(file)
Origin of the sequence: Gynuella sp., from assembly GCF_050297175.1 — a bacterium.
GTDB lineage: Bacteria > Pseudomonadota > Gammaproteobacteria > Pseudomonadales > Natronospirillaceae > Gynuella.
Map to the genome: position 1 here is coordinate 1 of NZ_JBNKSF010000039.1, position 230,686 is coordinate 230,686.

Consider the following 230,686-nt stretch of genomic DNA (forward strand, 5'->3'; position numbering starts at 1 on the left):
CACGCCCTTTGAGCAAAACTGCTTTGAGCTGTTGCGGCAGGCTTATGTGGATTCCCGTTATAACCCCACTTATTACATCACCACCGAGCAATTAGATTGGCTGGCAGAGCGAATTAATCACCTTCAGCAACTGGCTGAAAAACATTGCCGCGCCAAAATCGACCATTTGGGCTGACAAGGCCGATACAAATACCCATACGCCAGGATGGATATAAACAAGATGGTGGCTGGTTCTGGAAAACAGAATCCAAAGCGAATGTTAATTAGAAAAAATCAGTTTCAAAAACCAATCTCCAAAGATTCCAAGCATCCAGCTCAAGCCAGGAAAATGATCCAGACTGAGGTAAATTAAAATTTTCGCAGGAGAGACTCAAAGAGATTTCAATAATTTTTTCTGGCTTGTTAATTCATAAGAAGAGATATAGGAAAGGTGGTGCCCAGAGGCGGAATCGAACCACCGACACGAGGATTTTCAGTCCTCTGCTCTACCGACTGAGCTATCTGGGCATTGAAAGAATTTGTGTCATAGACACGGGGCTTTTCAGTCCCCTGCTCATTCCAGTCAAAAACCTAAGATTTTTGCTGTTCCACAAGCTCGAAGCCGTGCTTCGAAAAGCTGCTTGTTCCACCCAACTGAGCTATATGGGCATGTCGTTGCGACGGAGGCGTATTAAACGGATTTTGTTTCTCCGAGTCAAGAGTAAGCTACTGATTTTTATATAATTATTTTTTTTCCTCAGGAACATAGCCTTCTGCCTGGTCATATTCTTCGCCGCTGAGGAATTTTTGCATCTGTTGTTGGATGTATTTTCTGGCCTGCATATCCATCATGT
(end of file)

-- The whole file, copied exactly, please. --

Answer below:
Origin of the sequence: Gynuella sp., from assembly GCF_050297175.1 — a bacterium.
GTDB lineage: Bacteria > Pseudomonadota > Gammaproteobacteria > Pseudomonadales > Natronospirillaceae > Gynuella.
Map to the genome: position 1 here is coordinate 1 of NZ_JBNKSF010000039.1, position 230,686 is coordinate 230,686.

Consider the following 230,686-nt stretch of genomic DNA (forward strand, 5'->3'; position numbering starts at 1 on the left):
CACGCCCTTTGAGCAAAACTGCTTTGAGCTGTTGCGGCAGGCTTATGTGGATTCCCGTTATAACCCCACTTATTACATCACCACCGAGCAATTAGATTGGCTGGCAGAGCGAATTAATCACCTTCAGCAACTGGCTGAAAAACATTGCCGCGCCAAAATCGACCATTTGGGCTGACAAGGCCGATACAAATACCCATACGCCAGGATGGATATAAACAAGATGGTGGCTGGTTCTGGAAAACAGAATCCAAAGCGAATGTTAATTAGAAAAAATCAGTTTCAAAAACCAATCTCCAAAGATTCCAAGCATCCAGCTCAAGCCAGGAAAATGATCCAGACTGAGGTAAATTAAAATTTTCGCAGGAGAGACTCAAAGAGATTTCAATAATTTTTTCTGGCTTGTTAATTCATAAGAAGAGATATAGGAAAGGTGGTGCCCAGAGGCGGAATCGAACCACCGACACGAGGATTTTCAGTCCTCTGCTCTACCGACTGAGCTATCTGGGCATTGAAAGAATTTGTGTCATAGACACGGGGCTTTTCAGTCCCCTGCTCATTCCAGTCAAAAACCTAAGATTTTTGCTGTTCCACAAGCTCGAAGCCGTGCTTCGAAAAGCTGCTTGTTCCACCCAACTGAGCTATATGGGCATGTCGTTGCGACGGAGGCGTATTAAACGGATTTTGTTTCTCCGAGTCAAGAGTAAGCTACTGATTTTTATATAATTATTTTTTTTCCTCAGGAACATAGCCTTCTGCCTGGTCATATTCTTCGCCGCTGAGGAATTTTTGCATCTGTTGTTGGATGTATTTTCTGGCCTGCATATCCATCATGT